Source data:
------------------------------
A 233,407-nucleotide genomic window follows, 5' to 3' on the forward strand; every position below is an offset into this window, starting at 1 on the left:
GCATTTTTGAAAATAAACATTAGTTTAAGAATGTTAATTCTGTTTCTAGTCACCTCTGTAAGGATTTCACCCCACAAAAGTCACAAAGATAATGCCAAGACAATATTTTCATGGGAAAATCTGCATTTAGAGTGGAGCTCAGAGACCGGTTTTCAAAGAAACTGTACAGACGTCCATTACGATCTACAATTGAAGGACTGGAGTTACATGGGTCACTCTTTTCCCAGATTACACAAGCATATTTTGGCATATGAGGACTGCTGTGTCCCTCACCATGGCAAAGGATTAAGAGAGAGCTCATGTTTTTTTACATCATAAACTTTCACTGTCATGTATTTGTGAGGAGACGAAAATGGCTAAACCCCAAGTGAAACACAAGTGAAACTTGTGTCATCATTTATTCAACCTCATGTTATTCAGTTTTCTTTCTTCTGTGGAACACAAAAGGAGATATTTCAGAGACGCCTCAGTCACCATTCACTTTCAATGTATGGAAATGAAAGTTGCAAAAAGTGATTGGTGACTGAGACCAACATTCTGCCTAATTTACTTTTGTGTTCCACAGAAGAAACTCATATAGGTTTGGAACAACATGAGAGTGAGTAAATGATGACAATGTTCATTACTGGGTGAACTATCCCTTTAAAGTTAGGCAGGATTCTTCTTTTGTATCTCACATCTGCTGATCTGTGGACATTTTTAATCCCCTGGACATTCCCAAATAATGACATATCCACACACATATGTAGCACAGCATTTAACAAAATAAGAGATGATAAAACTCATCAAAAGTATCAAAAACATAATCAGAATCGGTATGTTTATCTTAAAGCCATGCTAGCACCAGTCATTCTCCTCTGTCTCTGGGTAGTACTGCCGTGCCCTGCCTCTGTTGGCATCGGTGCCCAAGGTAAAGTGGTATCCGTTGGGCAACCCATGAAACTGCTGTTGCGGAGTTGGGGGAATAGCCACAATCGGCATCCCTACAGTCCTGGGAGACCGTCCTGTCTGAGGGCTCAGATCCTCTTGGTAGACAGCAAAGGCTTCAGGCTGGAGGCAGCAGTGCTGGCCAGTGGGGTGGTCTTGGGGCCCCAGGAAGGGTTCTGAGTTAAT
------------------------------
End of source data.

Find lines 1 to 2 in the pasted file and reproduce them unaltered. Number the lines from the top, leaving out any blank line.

A 233,407-nucleotide genomic window follows, 5' to 3' on the forward strand; every position below is an offset into this window, starting at 1 on the left:
GCATTTTTGAAAATAAACATTAGTTTAAGAATGTTAATTCTGTTTCTAGTCACCTCTGTAAGGATTTCACCCCACAAAAGTCACAAAGATAATGCCAAGACAATATTTTCATGGGAAAATCTGCATTTAGAGTGGAGCTCAGAGACCGGTTTTCAAAGAAACTGTACAGACGTCCATTACGATCTACAATTGAAGGACTGGAGTTACATGGGTCACTCTTTTCCCAGATTACACAAGCATATTTTGGCATATGAGGACTGCTGTGTCCCTCACCATGGCAAAGGATTAAGAGAGAGCTCATGTTTTTTTACATCATAAACTTTCACTGTCATGTATTTGTGAGGAGACGAAAATGGCTAAACCCCAAGTGAAACACAAGTGAAACTTGTGTCATCATTTATTCAACCTCATGTTATTCAGTTTTCTTTCTTCTGTGGAACACAAAAGGAGATATTTCAGAGACGCCTCAGTCACCATTCACTTTCAATGTATGGAAATGAAAGTTGCAAAAAGTGATTGGTGACTGAGACCAACATTCTGCCTAATTTACTTTTGTGTTCCACAGAAGAAACTCATATAGGTTTGGAACAACATGAGAGTGAGTAAATGATGACAATGTTCATTACTGGGTGAACTATCCCTTTAAAGTTAGGCAGGATTCTTCTTTTGTATCTCACATCTGCTGATCTGTGGACATTTTTAATCCCCTGGACATTCCCAAATAATGACATATCCACACACATATGTAGCACAGCATTTAACAAAATAAGAGATGATAAAACTCATCAAAAGTATCAAAAACATAATCAGAATCGGTATGTTTATCTTAAAGCCATGCTAGCACCAGTCATTCTCCTCTGTCTCTGGGTAGTACTGCCGTGCCCTGCCTCTGTTGGCATCGGTGCCCAAGGTAAAGTGGTATCCGTTGGGCAACCCATGAAACTGCTGTTGCGGAGTTGGGGGAATAGCCACAATCGGCATCCCTACAGTCCTGGGAGACCGTCCTGTCTGAGGGCTCAGATCCTCTTGGTAGACAGCAAAGGCTTCAGGCTGGAGGCAGCAGTGCTGGCCAGTGGGGTGGTCTTGGGGCCCCAGGAAGGGTTCTGAGTTAAT